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Noglugirl, Sorry to hear about your home situation. That sounds difficult. Would it help do you think to get a dr's note and give them some literature on celiac?

I wouldn't exactly say that I'm stuck here against my will. I'm mooching after all. And I'm very grateful that my parents took me back . .. they were glad to have me back. Can't say the same for all of my belongings LOL! We crammed everything in somehow. It is hard to be back home after being out on my own in some ways, but in others it is nice. I'm happy to be back in my hometown . . . I have friends here and extended family.

No worries about the epipens---I have more than one! And I know how to use them. Everyone is actually really good with the allergy situation. They all know how serious it is (especially after seeing me in the hospital on oxygen once with my face all swollen). It's just that I think it seems to them that gluten contamination isn't as big of an issue as, say, peanut contamination. . . and the celiac disease issue is fairly recent for me. They totally believe that I have celiac . . . and they are trying to avoid crumbs, etc., but they sometimes think that the extent to which I avoid cross contamination seems a little extreme.

Dear Helena,

I kind of wonder if it might be a guilt thing. However, it appears to be more of a denial thing. I think they do not want to admit I have the disease, because it is genetic. That means one or both of them could have it. You see, we have Irish on both sides! I wanted to go see the doctor to discuss the seriousness of the disease with my mother. However, I had to cancel because they said we could not afford it. I sort of wonder if they do not like to acknowledge the seriousness because they might feel guilty that they gave it to me? People act strangely about things when their feelings are bothering them. Most of the time, I just feel that they do not believe me and are being insensitive, though.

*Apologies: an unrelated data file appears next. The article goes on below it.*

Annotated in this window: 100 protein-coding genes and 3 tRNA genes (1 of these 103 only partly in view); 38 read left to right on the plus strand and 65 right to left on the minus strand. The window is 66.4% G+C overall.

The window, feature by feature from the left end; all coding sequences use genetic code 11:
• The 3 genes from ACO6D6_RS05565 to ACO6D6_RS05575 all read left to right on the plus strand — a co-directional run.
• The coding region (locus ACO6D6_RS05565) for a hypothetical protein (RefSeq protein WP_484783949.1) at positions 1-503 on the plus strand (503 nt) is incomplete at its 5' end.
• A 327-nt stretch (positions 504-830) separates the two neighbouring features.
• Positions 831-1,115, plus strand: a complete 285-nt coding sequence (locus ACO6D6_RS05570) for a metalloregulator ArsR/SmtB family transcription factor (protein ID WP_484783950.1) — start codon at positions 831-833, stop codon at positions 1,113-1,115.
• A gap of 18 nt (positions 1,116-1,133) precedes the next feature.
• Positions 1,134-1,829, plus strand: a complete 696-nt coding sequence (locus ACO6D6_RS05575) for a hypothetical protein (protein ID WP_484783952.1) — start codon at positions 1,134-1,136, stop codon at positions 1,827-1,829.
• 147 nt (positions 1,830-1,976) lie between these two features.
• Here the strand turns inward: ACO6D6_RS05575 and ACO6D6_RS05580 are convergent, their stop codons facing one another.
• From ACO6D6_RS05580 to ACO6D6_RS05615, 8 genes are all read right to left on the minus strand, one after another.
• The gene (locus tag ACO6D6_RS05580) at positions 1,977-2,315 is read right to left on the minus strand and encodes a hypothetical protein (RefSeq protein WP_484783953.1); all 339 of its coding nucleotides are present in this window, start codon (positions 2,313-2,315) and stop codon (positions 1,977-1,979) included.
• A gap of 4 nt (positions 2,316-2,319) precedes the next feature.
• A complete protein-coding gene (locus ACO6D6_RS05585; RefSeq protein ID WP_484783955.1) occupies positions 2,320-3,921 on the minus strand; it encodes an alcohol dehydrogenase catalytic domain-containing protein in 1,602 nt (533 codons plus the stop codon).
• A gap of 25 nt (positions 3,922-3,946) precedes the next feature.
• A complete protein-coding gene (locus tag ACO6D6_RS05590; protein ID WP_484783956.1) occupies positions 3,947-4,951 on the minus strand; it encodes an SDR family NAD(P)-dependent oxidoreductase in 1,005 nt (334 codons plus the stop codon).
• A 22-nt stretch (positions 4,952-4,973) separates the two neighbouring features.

It is so funny about the furniture and stuff! :lol: Our entire house is loaded! We are lucky to walk!

I think that adds to the tension. I believe in feng shui. Our house has bad feng shui with all of this stuff everywhere!

Another buddy of mine on here has horrific reactions to foods like that! Her face swells and all kinds of awful stuff. Rachel's are caused by things as simple as a carrot. She cannot tolerate fungus in any form, and it is naturally present in just about everything. Thank goodness you have epipens! Those things are essential for people who have dangerous allergies. Don't worry, though, you are not being extreme about crumbs. I am pretty well paranoid. You have to be to avoid it. Last week, I got glutened from the Diet Rite! You know why? My Dad never watches where he puts the lid while pouring some, so I got sick from crumbs I could not even see! :(